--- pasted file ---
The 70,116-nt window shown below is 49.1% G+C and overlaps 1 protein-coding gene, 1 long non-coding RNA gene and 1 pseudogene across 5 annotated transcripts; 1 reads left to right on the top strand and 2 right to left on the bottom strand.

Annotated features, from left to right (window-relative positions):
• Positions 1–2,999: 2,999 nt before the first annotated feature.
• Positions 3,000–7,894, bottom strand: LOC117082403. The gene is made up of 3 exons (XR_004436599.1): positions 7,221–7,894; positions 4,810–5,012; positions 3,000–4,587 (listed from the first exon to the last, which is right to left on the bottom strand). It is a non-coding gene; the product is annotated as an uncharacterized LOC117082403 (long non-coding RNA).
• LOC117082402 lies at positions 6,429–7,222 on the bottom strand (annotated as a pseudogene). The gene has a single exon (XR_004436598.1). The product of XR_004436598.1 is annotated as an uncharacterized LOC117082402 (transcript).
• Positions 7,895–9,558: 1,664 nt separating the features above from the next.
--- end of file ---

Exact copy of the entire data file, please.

The 70,116-nt window shown below is 49.1% G+C and overlaps 1 protein-coding gene, 1 long non-coding RNA gene and 1 pseudogene across 5 annotated transcripts; 1 reads left to right on the top strand and 2 right to left on the bottom strand.

Annotated features, from left to right (window-relative positions):
• Positions 1–2,999: 2,999 nt before the first annotated feature.
• Positions 3,000–7,894, bottom strand: LOC117082403. The gene is made up of 3 exons (XR_004436599.1): positions 7,221–7,894; positions 4,810–5,012; positions 3,000–4,587 (listed from the first exon to the last, which is right to left on the bottom strand). It is a non-coding gene; the product is annotated as an uncharacterized LOC117082403 (long non-coding RNA).
• LOC117082402 lies at positions 6,429–7,222 on the bottom strand (annotated as a pseudogene). The gene has a single exon (XR_004436598.1). The product of XR_004436598.1 is annotated as an uncharacterized LOC117082402 (transcript).
• Positions 7,895–9,558: 1,664 nt separating the features above from the next.